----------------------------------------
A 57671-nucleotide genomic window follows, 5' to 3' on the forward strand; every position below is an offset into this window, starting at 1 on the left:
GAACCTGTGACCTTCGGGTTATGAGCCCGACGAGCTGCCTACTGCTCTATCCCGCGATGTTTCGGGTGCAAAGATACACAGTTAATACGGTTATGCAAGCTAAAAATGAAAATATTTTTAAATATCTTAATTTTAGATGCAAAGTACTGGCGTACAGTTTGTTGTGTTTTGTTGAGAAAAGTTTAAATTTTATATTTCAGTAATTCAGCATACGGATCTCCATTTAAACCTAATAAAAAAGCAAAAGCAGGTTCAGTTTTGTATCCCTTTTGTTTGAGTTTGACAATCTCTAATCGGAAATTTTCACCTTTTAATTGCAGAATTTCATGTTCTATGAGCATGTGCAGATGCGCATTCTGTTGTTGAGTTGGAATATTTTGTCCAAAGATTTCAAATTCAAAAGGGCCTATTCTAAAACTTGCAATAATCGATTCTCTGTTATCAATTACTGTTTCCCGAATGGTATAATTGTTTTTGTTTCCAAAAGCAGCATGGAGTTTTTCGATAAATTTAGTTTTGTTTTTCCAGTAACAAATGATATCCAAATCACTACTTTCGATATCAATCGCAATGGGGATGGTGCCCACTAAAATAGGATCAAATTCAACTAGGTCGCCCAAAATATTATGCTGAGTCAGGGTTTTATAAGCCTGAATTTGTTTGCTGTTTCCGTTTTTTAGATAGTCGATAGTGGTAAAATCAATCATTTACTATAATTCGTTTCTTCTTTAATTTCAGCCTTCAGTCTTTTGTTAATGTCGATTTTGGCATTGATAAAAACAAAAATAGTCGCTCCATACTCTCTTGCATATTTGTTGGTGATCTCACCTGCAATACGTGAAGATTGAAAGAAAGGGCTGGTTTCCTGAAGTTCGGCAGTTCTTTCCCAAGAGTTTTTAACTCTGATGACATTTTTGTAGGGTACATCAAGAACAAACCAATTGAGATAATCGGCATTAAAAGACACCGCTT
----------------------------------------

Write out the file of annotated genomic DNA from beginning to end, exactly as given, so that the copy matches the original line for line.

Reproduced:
A 57671-nucleotide genomic window follows, 5' to 3' on the forward strand; every position below is an offset into this window, starting at 1 on the left:
GAACCTGTGACCTTCGGGTTATGAGCCCGACGAGCTGCCTACTGCTCTATCCCGCGATGTTTCGGGTGCAAAGATACACAGTTAATACGGTTATGCAAGCTAAAAATGAAAATATTTTTAAATATCTTAATTTTAGATGCAAAGTACTGGCGTACAGTTTGTTGTGTTTTGTTGAGAAAAGTTTAAATTTTATATTTCAGTAATTCAGCATACGGATCTCCATTTAAACCTAATAAAAAAGCAAAAGCAGGTTCAGTTTTGTATCCCTTTTGTTTGAGTTTGACAATCTCTAATCGGAAATTTTCACCTTTTAATTGCAGAATTTCATGTTCTATGAGCATGTGCAGATGCGCATTCTGTTGTTGAGTTGGAATATTTTGTCCAAAGATTTCAAATTCAAAAGGGCCTATTCTAAAACTTGCAATAATCGATTCTCTGTTATCAATTACTGTTTCCCGAATGGTATAATTGTTTTTGTTTCCAAAAGCAGCATGGAGTTTTTCGATAAATTTAGTTTTGTTTTTCCAGTAACAAATGATATCCAAATCACTACTTTCGATATCAATCGCAATGGGGATGGTGCCCACTAAAATAGGATCAAATTCAACTAGGTCGCCCAAAATATTATGCTGAGTCAGGGTTTTATAAGCCTGAATTTGTTTGCTGTTTCCGTTTTTTAGATAGTCGATAGTGGTAAAATCAATCATTTACTATAATTCGTTTCTTCTTTAATTTCAGCCTTCAGTCTTTTGTTAATGTCGATTTTGGCATTGATAAAAACAAAAATAGTCGCTCCATACTCTCTTGCATATTTGTTGGTGATCTCACCTGCAATACGTGAAGATTGAAAGAAAGGGCTGGTTTCCTGAAGTTCGGCAGTTCTTTCCCAAGAGTTTTTAACTCTGATGACATTTTTGTAGGGTACATCAAGAACAAACCAATTGAGATAATCGGCATTAAAAGACACCGCTT